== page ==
To arrive at a sale price one has to determine the accounting ramifications of the sale. The liability is US$10 million payable "next year", and it is important to note that the reason for the one year and one day period is to take the liability into the next financial year, no matter when the credit is issued. The liability is held "off balance" sheet and is technically a contingent liability as it is not based upon any asset. On the other side of the model, the bank is to receive cash from the "sale of an asset" and this cash is classified as capital assets which in turn are subject to the ratio multiplier of say 10 times.

*

So in real terms, the issuing bank is to receive say 80% of the face value upon sale which is US$8 million cash on hand against a forward liability of US$10 million in one year and one day's time. The actual contingent liability being US$2 million. The cash received, US$8 million allows the bank to lend 10 times this amount under the capital adequacy rules, so US$80 million is able to be lent on balance sheet against normal securities such as real estate, etc. If the interest rate is say 8% simple and the loans are short term, say one year, to coincide with the liability, the income and return (without taking into account the principle sums loaded) from interest alone is equal to US$6,400,00.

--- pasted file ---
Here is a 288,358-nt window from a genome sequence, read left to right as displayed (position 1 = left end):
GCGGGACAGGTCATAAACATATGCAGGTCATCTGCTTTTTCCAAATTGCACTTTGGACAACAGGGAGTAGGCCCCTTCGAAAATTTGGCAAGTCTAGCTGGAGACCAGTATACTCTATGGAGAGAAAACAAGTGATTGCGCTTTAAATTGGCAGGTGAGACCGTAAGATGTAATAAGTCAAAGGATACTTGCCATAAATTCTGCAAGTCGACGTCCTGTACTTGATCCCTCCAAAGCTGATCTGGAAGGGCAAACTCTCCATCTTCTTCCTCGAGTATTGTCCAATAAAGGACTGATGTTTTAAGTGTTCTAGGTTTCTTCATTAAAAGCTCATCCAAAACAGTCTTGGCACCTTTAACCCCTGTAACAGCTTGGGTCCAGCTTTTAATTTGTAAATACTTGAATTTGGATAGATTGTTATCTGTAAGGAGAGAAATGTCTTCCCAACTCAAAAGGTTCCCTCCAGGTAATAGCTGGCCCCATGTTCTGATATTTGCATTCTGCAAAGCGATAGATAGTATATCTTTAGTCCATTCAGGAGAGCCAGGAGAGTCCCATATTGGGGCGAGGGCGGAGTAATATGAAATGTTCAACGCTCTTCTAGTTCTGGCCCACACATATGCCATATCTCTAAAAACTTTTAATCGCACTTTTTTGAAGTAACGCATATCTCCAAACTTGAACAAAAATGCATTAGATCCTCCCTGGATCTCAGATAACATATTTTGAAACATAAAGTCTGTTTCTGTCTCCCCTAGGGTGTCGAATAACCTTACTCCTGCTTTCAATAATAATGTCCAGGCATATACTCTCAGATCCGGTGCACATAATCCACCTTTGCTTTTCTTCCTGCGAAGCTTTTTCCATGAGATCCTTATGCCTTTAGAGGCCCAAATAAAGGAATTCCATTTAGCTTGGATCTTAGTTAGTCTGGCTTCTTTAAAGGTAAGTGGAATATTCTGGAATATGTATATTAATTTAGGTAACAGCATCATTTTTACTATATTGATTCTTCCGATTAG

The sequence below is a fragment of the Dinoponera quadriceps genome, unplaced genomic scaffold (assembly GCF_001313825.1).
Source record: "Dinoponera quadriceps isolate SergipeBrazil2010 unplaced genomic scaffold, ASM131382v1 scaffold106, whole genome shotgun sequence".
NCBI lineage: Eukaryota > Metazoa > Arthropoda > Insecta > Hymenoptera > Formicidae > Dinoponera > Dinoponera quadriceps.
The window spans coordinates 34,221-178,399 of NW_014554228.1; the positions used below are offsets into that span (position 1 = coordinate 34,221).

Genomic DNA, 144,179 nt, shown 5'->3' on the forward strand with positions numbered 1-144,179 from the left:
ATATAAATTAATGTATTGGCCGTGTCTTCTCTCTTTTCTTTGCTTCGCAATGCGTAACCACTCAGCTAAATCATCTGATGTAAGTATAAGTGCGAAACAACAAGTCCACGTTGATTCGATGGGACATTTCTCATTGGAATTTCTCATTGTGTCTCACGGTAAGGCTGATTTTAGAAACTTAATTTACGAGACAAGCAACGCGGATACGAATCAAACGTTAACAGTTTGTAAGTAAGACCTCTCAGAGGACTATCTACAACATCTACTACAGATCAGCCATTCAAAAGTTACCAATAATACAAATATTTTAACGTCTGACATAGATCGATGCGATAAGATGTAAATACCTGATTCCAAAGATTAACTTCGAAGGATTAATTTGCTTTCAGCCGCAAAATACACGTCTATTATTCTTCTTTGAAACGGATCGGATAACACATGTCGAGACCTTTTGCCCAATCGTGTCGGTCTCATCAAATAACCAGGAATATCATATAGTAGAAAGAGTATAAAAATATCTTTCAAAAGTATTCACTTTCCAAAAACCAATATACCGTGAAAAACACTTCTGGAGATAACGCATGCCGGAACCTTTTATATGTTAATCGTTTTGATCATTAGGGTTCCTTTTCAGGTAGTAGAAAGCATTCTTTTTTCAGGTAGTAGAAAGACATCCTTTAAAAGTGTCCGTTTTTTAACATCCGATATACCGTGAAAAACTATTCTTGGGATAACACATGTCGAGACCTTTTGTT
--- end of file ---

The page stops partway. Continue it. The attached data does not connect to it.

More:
*

At the end of the year the credit is due for payment against the cash on hand and the interest received, in other words, US$8 million plus US$6,400,000 which total US$14,500,000 less the US$10 million shows a gross profit of US$4,400,000 or 44% plus the full value of the loan amounts (principle).

*

The reason for issuing the credit is now obvious, the resultant yield is well over the given discount and the bank is in a profitable position without risk. They have achieved a greater asset yield than by any conventional means.